(As found in “Horse Rhymes” by B. Fowler–available on Amazon.com. See “Writing” tab above.)
I took my horse’s blanket off
I thought it would be nice
She’d roll and run and have a blast
I shrugged and rolled the dice.
My gamble didn’t quite pay off
For storms and rain and snow
Have thundered ‘cross the sky this week
And oh, the wind did blow
I tried to reason out my choice
But really couldn’t see
Naught but my pony shivering
Out there because of me
Today is supposed to reach 50 degrees. The ponies are staying blanketed all morning, and if I have to remove the blankets midday, that’s fine. I’m constantly checking the temperature to make sure the ponies aren’t out roasting alive out there.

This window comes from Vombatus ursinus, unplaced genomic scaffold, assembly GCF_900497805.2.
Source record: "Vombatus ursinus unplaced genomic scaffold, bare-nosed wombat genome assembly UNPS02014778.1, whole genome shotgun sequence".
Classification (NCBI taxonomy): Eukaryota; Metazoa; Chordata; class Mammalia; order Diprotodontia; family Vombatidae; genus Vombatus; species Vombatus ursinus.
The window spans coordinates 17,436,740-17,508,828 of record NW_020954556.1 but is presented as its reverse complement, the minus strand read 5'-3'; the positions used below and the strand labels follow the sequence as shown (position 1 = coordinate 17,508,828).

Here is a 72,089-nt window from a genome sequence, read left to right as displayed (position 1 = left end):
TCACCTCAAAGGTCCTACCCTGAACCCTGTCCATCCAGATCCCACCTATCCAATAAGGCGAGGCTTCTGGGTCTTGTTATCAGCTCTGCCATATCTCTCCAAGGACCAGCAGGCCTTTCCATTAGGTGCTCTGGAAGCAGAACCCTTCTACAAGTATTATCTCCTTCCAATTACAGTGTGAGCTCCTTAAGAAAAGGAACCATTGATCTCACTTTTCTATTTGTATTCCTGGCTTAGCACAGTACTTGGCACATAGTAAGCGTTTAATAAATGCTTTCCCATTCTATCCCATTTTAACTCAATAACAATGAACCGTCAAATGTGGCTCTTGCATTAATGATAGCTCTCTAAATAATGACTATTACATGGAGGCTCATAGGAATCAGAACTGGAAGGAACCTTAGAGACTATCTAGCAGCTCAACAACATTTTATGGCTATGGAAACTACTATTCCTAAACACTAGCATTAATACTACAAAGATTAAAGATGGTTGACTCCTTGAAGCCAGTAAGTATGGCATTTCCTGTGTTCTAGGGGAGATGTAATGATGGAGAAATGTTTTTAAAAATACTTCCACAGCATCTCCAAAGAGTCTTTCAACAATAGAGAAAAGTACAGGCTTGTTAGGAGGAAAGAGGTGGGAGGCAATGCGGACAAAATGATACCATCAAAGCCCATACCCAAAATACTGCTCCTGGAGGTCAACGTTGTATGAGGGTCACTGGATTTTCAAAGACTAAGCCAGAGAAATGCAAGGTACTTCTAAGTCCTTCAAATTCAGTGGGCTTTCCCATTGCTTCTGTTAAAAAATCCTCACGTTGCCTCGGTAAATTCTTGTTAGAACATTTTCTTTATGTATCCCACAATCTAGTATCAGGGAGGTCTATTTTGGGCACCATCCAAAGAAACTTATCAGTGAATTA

It’s a constant worry that I’ll leave the blankets on too long and the horses will be overly warm in the pasture. The problem is, of course, that if the blanket is on and the horse sweats, when it comes time to remove the blanket, the horse will be wet–and then become cold when the blanket’s removed. So far, I’ve never had that happen–but I’m extra vigilant on days like today. The problem remains that if the blankets are off, the horses will become wet anyway (from the rainy, slushy stuff coming down)–a catch-22. I fear I’d have the issue mentioned in the poem above.
So I’ll watch the weather. Scrutinize the thermometer outside the kitchen window. Test the weather by walking outside without my coat on. Hopefully, we’ll get to springtime–and we won’t need blankets at all.